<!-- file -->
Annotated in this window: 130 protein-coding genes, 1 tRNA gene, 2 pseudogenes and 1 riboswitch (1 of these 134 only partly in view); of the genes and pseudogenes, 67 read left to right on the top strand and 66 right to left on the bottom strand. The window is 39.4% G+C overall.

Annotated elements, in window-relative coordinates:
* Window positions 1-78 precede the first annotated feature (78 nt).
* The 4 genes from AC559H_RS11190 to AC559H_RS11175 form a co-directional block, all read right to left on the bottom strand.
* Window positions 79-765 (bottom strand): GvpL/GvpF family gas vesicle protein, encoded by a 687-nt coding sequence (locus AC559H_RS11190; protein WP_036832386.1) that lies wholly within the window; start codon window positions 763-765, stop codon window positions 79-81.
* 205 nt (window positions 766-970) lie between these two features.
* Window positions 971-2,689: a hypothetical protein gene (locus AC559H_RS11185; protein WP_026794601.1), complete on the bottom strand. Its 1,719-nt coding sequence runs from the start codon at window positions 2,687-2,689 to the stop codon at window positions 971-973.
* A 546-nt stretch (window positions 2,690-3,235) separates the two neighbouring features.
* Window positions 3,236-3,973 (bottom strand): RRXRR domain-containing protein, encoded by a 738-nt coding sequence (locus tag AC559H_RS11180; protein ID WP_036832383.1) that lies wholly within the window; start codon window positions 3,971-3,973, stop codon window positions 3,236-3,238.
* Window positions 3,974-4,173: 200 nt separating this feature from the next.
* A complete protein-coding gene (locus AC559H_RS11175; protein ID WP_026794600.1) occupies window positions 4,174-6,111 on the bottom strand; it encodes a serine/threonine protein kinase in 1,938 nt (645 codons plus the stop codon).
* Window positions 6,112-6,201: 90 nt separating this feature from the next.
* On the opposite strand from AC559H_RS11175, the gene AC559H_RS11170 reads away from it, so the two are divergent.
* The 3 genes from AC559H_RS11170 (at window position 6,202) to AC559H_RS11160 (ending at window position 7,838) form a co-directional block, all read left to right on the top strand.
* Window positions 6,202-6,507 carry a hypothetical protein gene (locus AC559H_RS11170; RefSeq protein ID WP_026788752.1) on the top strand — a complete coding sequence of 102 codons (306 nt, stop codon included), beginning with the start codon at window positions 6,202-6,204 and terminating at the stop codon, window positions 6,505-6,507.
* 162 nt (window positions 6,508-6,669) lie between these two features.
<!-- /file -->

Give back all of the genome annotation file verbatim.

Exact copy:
Annotated in this window: 130 protein-coding genes, 1 tRNA gene, 2 pseudogenes and 1 riboswitch (1 of these 134 only partly in view); of the genes and pseudogenes, 67 read left to right on the top strand and 66 right to left on the bottom strand. The window is 39.4% G+C overall.

Annotated elements, in window-relative coordinates:
* Window positions 1-78 precede the first annotated feature (78 nt).
* The 4 genes from AC559H_RS11190 to AC559H_RS11175 form a co-directional block, all read right to left on the bottom strand.
* Window positions 79-765 (bottom strand): GvpL/GvpF family gas vesicle protein, encoded by a 687-nt coding sequence (locus AC559H_RS11190; protein WP_036832386.1) that lies wholly within the window; start codon window positions 763-765, stop codon window positions 79-81.
* 205 nt (window positions 766-970) lie between these two features.
* Window positions 971-2,689: a hypothetical protein gene (locus AC559H_RS11185; protein WP_026794601.1), complete on the bottom strand. Its 1,719-nt coding sequence runs from the start codon at window positions 2,687-2,689 to the stop codon at window positions 971-973.
* A 546-nt stretch (window positions 2,690-3,235) separates the two neighbouring features.
* Window positions 3,236-3,973 (bottom strand): RRXRR domain-containing protein, encoded by a 738-nt coding sequence (locus tag AC559H_RS11180; protein ID WP_036832383.1) that lies wholly within the window; start codon window positions 3,971-3,973, stop codon window positions 3,236-3,238.
* Window positions 3,974-4,173: 200 nt separating this feature from the next.
* A complete protein-coding gene (locus AC559H_RS11175; protein ID WP_026794600.1) occupies window positions 4,174-6,111 on the bottom strand; it encodes a serine/threonine protein kinase in 1,938 nt (645 codons plus the stop codon).
* Window positions 6,112-6,201: 90 nt separating this feature from the next.
* On the opposite strand from AC559H_RS11175, the gene AC559H_RS11170 reads away from it, so the two are divergent.
* The 3 genes from AC559H_RS11170 (at window position 6,202) to AC559H_RS11160 (ending at window position 7,838) form a co-directional block, all read left to right on the top strand.
* Window positions 6,202-6,507 carry a hypothetical protein gene (locus AC559H_RS11170; RefSeq protein ID WP_026788752.1) on the top strand — a complete coding sequence of 102 codons (306 nt, stop codon included), beginning with the start codon at window positions 6,202-6,204 and terminating at the stop codon, window positions 6,505-6,507.
* 162 nt (window positions 6,508-6,669) lie between these two features.